Green is the colour of hope, or so they say. Picture the arrival of spring and how a barren view from the window suddenly turns into a luscious colour field of different shades of green: the strident light green of new leaf growth, the dappling yellow greens of sun beams illuminating the fresh arrivals, the deep shades of evergreens that survived the winter. Such was the view from the Copenhagen studio of Per Kirkeby. Green is also notorious as a colour, as difficult to wear in clothing as for painters to handle. It has a habit of asserting a will of its own, somewhat visually indomitable. Few painters of recent times have handled green with as much mastery as Kirkeby. To paint a picture that contains a lot of green is to separate the wheat from the chaff. Kirkeby passed this test with admirable panache.
I had the pleasure and the privilege to work with Kirkeby on his major exhibition at Tate Modern in 2009. It would be facile to reduce the artist to any one of the easy nomenclatures: a Nordic painter, a Danish artist, a proponent of the ‘New Spirit in Painting’. Kirkeby originally trained as a geologist. His work remains as rich in layers as the Arctic landscapes he was so fond of exploring. At various points, his practice touched on the irony of Pop art, the immediacy of nature observation, a new wave of Danish cinema, small and large-scale sculpture. Whichever form his work took, there was something of the familiar and something of the utterly surprising: landscape painting mingled with references to Tintin; seemingly minimalist sculpture echoed the overwhelming materiality of the Grundtvig’s Church in Copenhagen; what appeared like colour-saturated depictions of tectonic plates were in fact conversations with Delacroix’s 19th-century Orientalist fantasies.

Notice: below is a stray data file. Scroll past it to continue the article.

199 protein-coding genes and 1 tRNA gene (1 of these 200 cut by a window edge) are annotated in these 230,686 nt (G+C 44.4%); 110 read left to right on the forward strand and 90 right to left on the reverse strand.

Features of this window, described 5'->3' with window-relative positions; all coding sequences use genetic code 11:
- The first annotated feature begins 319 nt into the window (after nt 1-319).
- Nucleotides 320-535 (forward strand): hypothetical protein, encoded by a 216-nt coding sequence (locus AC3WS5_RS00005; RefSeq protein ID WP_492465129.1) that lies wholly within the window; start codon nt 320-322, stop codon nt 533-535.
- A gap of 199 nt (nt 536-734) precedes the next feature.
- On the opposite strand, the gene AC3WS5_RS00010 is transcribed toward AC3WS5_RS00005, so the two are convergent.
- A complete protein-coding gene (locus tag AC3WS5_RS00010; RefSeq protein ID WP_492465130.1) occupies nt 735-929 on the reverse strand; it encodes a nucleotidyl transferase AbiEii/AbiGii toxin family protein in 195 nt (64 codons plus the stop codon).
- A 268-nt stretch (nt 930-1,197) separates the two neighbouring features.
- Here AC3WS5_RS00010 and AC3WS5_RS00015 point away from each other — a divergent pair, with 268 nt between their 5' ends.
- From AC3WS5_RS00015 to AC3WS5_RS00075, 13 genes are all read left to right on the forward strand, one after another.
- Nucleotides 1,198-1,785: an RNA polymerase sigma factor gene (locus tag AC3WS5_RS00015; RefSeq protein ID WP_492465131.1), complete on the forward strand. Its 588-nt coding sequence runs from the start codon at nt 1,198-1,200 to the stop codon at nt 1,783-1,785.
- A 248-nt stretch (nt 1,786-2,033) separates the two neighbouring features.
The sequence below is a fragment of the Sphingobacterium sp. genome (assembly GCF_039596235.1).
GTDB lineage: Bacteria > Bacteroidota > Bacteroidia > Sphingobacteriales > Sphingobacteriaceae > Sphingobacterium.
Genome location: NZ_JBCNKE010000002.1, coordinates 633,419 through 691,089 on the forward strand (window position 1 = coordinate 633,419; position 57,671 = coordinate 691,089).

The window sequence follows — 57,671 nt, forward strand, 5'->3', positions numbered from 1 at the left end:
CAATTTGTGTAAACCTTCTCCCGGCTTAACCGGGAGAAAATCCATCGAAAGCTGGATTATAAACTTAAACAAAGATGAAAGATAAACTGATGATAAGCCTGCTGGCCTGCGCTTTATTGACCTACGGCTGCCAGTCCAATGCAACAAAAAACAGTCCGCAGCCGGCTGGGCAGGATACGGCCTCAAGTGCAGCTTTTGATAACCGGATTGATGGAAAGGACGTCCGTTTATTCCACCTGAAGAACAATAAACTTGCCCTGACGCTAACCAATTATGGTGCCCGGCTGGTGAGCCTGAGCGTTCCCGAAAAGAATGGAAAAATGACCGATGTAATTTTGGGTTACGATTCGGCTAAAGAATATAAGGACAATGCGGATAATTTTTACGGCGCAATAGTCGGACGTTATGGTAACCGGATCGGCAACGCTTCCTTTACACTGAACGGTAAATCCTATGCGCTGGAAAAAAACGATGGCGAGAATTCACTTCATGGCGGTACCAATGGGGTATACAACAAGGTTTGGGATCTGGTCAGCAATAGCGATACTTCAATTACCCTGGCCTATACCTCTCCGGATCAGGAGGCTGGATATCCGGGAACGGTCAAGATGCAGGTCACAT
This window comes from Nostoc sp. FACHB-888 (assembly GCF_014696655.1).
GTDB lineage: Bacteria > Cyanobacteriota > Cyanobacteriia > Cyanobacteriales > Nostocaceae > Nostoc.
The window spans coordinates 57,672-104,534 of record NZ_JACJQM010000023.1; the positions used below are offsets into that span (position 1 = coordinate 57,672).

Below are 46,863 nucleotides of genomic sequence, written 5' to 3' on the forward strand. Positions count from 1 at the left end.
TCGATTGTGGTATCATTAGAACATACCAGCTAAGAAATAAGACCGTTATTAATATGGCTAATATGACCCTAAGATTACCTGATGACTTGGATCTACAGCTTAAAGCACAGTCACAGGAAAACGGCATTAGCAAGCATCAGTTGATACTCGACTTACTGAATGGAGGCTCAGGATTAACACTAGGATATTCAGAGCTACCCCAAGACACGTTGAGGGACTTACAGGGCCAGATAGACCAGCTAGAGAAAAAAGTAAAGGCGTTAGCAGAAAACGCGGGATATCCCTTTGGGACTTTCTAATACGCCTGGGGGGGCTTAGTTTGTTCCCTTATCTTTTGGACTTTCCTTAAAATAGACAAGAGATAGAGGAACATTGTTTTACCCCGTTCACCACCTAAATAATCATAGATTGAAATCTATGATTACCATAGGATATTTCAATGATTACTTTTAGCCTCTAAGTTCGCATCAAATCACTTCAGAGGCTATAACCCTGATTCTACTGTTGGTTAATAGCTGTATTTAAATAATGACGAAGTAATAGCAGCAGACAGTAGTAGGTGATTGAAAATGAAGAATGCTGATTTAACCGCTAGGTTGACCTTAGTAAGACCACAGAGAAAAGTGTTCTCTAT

One of the particular joys of working with Kirkeby was to learn about his wildly varied network of references and interests. Cowboy films and comics featured as much as the greats of cultural and art history. It was through Per that I first learned about Peder Balke, one of the pioneering painters of 19th-century Scandinavia, and read Henry David Thoreau’s Walden, an ode to a somewhat theatrical idea of solitude. Yet, within this variety, there was also a remarkable consistency that stretched across Kirkeby’s work in its many manifestations. His painting, often described as ‘neo-expressionist’ and subsumed under the generalisation of a somewhat cliched view of 1980s painting, is instantaneously recognisable. Vigorous brushwork, a confident sense of colour and a skilfully structured ‘all-over’ freed from the shackles of perspectival conventions are key parts of his vocabulary. Where his paint was allowed to act energetically and to adhere to a logic all of its own, his architectural brick sculptures celebrated restraint and calm.
While it was saddening to receive the news of Kirkeby’s death, there is solace in the determination with which the best of his work asserts the forces of life. Green remains the colour of hope.
Achim Borchardt-Hume is director of exhibitions at Tate Modern, London.